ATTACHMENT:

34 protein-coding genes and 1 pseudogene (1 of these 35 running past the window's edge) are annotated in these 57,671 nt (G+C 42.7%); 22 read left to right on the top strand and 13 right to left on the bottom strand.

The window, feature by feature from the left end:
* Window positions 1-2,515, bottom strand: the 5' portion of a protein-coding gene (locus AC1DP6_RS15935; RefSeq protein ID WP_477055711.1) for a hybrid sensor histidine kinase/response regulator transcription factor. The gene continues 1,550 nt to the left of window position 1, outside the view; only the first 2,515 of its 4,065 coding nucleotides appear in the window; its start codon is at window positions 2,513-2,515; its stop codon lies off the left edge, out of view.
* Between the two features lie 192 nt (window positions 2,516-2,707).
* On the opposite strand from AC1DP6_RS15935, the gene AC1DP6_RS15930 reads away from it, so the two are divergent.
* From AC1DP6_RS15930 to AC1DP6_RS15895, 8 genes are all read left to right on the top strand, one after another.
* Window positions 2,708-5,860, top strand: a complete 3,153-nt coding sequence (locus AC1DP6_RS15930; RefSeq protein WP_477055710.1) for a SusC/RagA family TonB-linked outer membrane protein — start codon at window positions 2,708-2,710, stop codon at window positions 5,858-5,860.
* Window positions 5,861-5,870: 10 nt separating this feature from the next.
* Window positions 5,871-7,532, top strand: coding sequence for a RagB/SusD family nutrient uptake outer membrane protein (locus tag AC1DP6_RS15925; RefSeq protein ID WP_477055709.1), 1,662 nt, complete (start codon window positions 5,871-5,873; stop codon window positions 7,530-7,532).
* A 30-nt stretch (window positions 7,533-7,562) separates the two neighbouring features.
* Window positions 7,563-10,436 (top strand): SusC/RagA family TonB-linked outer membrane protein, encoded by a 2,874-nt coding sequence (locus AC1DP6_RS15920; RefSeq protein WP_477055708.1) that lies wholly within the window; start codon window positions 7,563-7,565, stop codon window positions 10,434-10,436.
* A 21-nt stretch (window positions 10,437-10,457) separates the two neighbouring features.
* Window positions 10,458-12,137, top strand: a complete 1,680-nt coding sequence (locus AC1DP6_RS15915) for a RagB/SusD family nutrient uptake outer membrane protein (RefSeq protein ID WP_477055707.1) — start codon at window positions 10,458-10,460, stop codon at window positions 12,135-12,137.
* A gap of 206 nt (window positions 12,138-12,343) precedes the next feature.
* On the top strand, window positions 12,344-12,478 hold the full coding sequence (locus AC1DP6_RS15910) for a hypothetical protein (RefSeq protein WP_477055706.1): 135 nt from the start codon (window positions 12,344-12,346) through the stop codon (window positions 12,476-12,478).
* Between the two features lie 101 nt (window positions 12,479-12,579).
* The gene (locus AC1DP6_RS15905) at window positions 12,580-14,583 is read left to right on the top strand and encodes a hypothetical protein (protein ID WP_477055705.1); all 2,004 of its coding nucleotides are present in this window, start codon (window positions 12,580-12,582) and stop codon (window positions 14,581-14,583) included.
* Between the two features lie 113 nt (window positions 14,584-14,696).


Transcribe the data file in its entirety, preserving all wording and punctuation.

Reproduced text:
34 protein-coding genes and 1 pseudogene (1 of these 35 running past the window's edge) are annotated in these 57,671 nt (G+C 42.7%); 22 read left to right on the top strand and 13 right to left on the bottom strand.

The window, feature by feature from the left end:
* Window positions 1-2,515, bottom strand: the 5' portion of a protein-coding gene (locus AC1DP6_RS15935; RefSeq protein ID WP_477055711.1) for a hybrid sensor histidine kinase/response regulator transcription factor. The gene continues 1,550 nt to the left of window position 1, outside the view; only the first 2,515 of its 4,065 coding nucleotides appear in the window; its start codon is at window positions 2,513-2,515; its stop codon lies off the left edge, out of view.
* Between the two features lie 192 nt (window positions 2,516-2,707).
* On the opposite strand from AC1DP6_RS15935, the gene AC1DP6_RS15930 reads away from it, so the two are divergent.
* From AC1DP6_RS15930 to AC1DP6_RS15895, 8 genes are all read left to right on the top strand, one after another.
* Window positions 2,708-5,860, top strand: a complete 3,153-nt coding sequence (locus AC1DP6_RS15930; RefSeq protein WP_477055710.1) for a SusC/RagA family TonB-linked outer membrane protein — start codon at window positions 2,708-2,710, stop codon at window positions 5,858-5,860.
* Window positions 5,861-5,870: 10 nt separating this feature from the next.
* Window positions 5,871-7,532, top strand: coding sequence for a RagB/SusD family nutrient uptake outer membrane protein (locus tag AC1DP6_RS15925; RefSeq protein ID WP_477055709.1), 1,662 nt, complete (start codon window positions 5,871-5,873; stop codon window positions 7,530-7,532).
* A 30-nt stretch (window positions 7,533-7,562) separates the two neighbouring features.
* Window positions 7,563-10,436 (top strand): SusC/RagA family TonB-linked outer membrane protein, encoded by a 2,874-nt coding sequence (locus AC1DP6_RS15920; RefSeq protein WP_477055708.1) that lies wholly within the window; start codon window positions 7,563-7,565, stop codon window positions 10,434-10,436.
* A 21-nt stretch (window positions 10,437-10,457) separates the two neighbouring features.
* Window positions 10,458-12,137, top strand: a complete 1,680-nt coding sequence (locus AC1DP6_RS15915) for a RagB/SusD family nutrient uptake outer membrane protein (RefSeq protein ID WP_477055707.1) — start codon at window positions 10,458-10,460, stop codon at window positions 12,135-12,137.
* A gap of 206 nt (window positions 12,138-12,343) precedes the next feature.
* On the top strand, window positions 12,344-12,478 hold the full coding sequence (locus AC1DP6_RS15910) for a hypothetical protein (RefSeq protein WP_477055706.1): 135 nt from the start codon (window positions 12,344-12,346) through the stop codon (window positions 12,476-12,478).
* Between the two features lie 101 nt (window positions 12,479-12,579).
* The gene (locus AC1DP6_RS15905) at window positions 12,580-14,583 is read left to right on the top strand and encodes a hypothetical protein (protein ID WP_477055705.1); all 2,004 of its coding nucleotides are present in this window, start codon (window positions 12,580-12,582) and stop codon (window positions 14,581-14,583) included.
* Between the two features lie 113 nt (window positions 14,584-14,696).